There are soooo many great documentary films that should be seen by everybody, and somewhere between is one of them.
Some documentaries include introductory text. Here’s this film’s:
“China’s ‘One Child Policy’ was implemented in 1979. As a result, hundreds of thousands of babies were abandoned, mostly girls.175,000 live in countries worldwide. 80,000 live in the U.S., in all 50 states. It is exceptionally rare to find any information about their pasts.”
Accomplished filmmaker Linda Goldstein Knowlton tells of the genesis of her film:
“My daughter’s name is Ruby Goldstein Knowlton. She’s seven. When my husband and I adopted her from China, we had no idea what lay ahead. We became a family in an instant. But as I began to think about Ruby’s future, I started to wonder how her coming of age would differ from mine. I began talking to older girls who had been adopted from China and brought to the U.S., and plunged into a world not just of identity, but of what it means to be who we are.”
Knowlton follows four teenage adoptees as they struggle with their identity and their past – as well as their American adolescence. As the girls’ lives and characters are revealed, so are the depth and power of Knowlton’s film.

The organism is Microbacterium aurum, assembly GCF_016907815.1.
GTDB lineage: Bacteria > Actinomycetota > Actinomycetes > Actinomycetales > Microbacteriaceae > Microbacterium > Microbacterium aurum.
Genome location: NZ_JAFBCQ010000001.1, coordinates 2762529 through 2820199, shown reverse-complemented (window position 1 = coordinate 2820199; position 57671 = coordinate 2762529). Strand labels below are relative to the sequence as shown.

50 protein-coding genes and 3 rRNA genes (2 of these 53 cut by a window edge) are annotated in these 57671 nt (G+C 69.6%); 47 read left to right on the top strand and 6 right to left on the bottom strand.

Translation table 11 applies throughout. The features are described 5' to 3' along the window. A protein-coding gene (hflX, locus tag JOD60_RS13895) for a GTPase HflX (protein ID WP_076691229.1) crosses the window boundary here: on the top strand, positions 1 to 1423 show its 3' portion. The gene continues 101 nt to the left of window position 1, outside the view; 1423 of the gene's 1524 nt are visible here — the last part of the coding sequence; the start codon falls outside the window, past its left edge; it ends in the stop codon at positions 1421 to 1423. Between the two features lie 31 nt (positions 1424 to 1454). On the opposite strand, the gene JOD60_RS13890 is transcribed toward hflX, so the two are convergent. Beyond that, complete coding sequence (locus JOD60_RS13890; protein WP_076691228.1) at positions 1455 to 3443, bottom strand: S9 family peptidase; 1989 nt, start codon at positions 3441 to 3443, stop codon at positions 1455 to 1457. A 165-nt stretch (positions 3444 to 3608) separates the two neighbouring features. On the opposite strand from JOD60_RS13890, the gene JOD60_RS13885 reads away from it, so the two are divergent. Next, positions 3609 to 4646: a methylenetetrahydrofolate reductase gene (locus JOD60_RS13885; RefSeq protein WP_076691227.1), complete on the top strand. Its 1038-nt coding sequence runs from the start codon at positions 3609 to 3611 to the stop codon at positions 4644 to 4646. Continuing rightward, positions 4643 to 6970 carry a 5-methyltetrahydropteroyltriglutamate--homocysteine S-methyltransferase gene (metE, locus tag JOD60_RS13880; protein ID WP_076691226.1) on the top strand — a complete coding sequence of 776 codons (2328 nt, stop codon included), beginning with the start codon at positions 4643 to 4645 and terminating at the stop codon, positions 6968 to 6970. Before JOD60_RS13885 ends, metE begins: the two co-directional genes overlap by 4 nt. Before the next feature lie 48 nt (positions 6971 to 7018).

In addition to the United States, we spend quite a bit of time in China, as well as other nations.
The film’s image and sound are of top quality. The story-telling is totally engaging. And you will need a box of tissues to see yourself through the emotional roller coaster that is this film, that is these girls’ lives.
Like many documentary films, somewhere between is a timeless story, and will always be relevant. I reiterate: It is a film for everyone.
The commercial DVD I viewed contained an additional disc, “Beyond Somewhere Between”, a 44-minute ‘bonus’ film.